Back in 1996, Mario stepped into a 3D world and changed gaming forever with Super Mario 64. Sonic the Hedgehog, on the other hand, has been limping behind ever since. For a character once defined by his rebellious spirit and unstoppable speed, this was painful to watch. But, according to what I saw of Sonic Lost World at E3, 2013 might be the year he finally catches up.
For far too long, Sonic’s developers have simply been focusing on the wrong things. See, Sonic has always been known for going fast, and that was an element that was frustratingly difficult to carry over to a 3D space. The obvious solution was to create game worlds that felt like obstacle-filled racetracks, allowing the Blue Blur to reach breakneck speeds while collecting golden rings and blasting apart robots with his spiky blue body.
But lost in translation was the exploration element of the 2D Sonic games. And for many people, it was exploration, not speed, that Sonic did best. I remember fondly the era of Sonic 2 and Sonic CD, with sprawling levels composed of several different pathways each, all interconnected and brilliantly maze-like. Both of those games were so incredibly replayable because of how many various pathways each stage contained, and it was fun to just step into those worlds and walk around to see what you could find.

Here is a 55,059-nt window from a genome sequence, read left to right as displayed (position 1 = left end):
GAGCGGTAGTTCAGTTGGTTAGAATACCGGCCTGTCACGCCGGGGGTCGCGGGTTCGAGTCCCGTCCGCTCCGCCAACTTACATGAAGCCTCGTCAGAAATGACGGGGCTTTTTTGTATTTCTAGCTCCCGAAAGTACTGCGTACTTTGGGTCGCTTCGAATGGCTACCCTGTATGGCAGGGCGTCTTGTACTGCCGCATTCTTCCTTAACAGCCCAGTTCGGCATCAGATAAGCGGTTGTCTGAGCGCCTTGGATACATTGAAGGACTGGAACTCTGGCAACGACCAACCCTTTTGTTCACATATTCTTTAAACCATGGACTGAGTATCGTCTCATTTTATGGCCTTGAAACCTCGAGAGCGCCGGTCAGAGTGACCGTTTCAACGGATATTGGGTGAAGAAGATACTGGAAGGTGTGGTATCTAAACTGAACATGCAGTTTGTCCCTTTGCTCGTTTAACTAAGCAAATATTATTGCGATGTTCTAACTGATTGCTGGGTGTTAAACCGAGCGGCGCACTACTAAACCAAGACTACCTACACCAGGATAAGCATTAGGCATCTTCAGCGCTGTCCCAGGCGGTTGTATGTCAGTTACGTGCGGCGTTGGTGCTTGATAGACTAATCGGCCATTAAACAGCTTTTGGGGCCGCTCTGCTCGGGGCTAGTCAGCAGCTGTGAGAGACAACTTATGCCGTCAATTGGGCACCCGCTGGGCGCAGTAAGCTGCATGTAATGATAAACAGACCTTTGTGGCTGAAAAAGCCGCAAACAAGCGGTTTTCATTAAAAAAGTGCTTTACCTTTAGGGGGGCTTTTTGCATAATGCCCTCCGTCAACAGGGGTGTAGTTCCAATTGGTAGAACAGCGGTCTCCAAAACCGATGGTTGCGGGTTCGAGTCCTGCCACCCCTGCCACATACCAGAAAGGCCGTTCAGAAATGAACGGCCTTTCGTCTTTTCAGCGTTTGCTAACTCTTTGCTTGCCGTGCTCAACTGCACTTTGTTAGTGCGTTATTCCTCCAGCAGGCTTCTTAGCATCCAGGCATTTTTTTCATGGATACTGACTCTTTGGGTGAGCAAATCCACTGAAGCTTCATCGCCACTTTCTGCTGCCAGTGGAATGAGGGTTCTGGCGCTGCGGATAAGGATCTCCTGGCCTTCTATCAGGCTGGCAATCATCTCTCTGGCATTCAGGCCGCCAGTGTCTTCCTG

Sonic Lost World is finally a return to that. It’s this crazy world that transitions between 2D and 3D segments, filled with objects that each contain their own gravity as well as their own dangers. Essentially, Lost World is Super Mario Galaxy with an extra dab of blue paint. The thing is, there’s nothing wrong with that. In fact, from what I experienced of the game, this is the direction Sega should have taken 3D Sonic fifteen years ago.
The level design, while paying homage to a bygone era in aesthetics, is clever and interesting. The long, fast straightaways have been replaced with winding, twisty, danger-filled platforming segments. Yes, I said “platforming.” Remember when Sonic games were platformers, not glorified one-way racetracks? Lost World is bringing that back.
While I’m sure Sonic fans are tired of getting their hopes up by this point, I’m almost willing to say that this is finally the game to make Sonic worth paying attention to again. I just hope I won’t be sticking a gigantic red sneaker in my mouth when Sonic Lost World launches for Wii U and 3DS later this year.